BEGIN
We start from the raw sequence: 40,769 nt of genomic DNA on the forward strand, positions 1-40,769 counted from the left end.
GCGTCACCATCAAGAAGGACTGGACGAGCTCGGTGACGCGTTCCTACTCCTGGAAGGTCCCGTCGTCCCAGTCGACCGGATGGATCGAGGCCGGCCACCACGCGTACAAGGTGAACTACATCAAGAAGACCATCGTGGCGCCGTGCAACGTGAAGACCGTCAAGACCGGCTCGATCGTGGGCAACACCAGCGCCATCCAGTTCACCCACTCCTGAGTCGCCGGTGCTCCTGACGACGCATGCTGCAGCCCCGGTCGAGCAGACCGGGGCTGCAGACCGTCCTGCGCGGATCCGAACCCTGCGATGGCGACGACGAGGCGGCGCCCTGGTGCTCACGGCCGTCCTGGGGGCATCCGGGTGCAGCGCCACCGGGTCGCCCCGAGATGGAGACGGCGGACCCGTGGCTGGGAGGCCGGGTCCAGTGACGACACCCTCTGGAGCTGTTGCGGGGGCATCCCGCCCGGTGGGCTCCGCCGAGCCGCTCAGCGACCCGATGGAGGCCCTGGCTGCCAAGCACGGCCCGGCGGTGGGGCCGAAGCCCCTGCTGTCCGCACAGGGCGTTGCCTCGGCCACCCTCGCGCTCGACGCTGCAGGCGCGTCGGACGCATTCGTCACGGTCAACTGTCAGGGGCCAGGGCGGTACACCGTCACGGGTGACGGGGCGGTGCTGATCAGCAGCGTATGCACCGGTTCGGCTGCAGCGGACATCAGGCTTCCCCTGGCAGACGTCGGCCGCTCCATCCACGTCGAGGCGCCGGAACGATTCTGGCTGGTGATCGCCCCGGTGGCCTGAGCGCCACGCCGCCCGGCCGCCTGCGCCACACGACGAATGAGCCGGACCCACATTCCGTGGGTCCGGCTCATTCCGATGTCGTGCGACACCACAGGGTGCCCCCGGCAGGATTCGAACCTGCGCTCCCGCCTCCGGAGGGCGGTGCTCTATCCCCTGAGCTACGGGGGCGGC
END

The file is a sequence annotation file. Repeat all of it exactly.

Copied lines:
We start from the raw sequence: 40,769 nt of genomic DNA on the forward strand, positions 1-40,769 counted from the left end.
GCGTCACCATCAAGAAGGACTGGACGAGCTCGGTGACGCGTTCCTACTCCTGGAAGGTCCCGTCGTCCCAGTCGACCGGATGGATCGAGGCCGGCCACCACGCGTACAAGGTGAACTACATCAAGAAGACCATCGTGGCGCCGTGCAACGTGAAGACCGTCAAGACCGGCTCGATCGTGGGCAACACCAGCGCCATCCAGTTCACCCACTCCTGAGTCGCCGGTGCTCCTGACGACGCATGCTGCAGCCCCGGTCGAGCAGACCGGGGCTGCAGACCGTCCTGCGCGGATCCGAACCCTGCGATGGCGACGACGAGGCGGCGCCCTGGTGCTCACGGCCGTCCTGGGGGCATCCGGGTGCAGCGCCACCGGGTCGCCCCGAGATGGAGACGGCGGACCCGTGGCTGGGAGGCCGGGTCCAGTGACGACACCCTCTGGAGCTGTTGCGGGGGCATCCCGCCCGGTGGGCTCCGCCGAGCCGCTCAGCGACCCGATGGAGGCCCTGGCTGCCAAGCACGGCCCGGCGGTGGGGCCGAAGCCCCTGCTGTCCGCACAGGGCGTTGCCTCGGCCACCCTCGCGCTCGACGCTGCAGGCGCGTCGGACGCATTCGTCACGGTCAACTGTCAGGGGCCAGGGCGGTACACCGTCACGGGTGACGGGGCGGTGCTGATCAGCAGCGTATGCACCGGTTCGGCTGCAGCGGACATCAGGCTTCCCCTGGCAGACGTCGGCCGCTCCATCCACGTCGAGGCGCCGGAACGATTCTGGCTGGTGATCGCCCCGGTGGCCTGAGCGCCACGCCGCCCGGCCGCCTGCGCCACACGACGAATGAGCCGGACCCACATTCCGTGGGTCCGGCTCATTCCGATGTCGTGCGACACCACAGGGTGCCCCCGGCAGGATTCGAACCTGCGCTCCCGCCTCCGGAGGGCGGTGCTCTATCCCCTGAGCTACGGGGGCGGC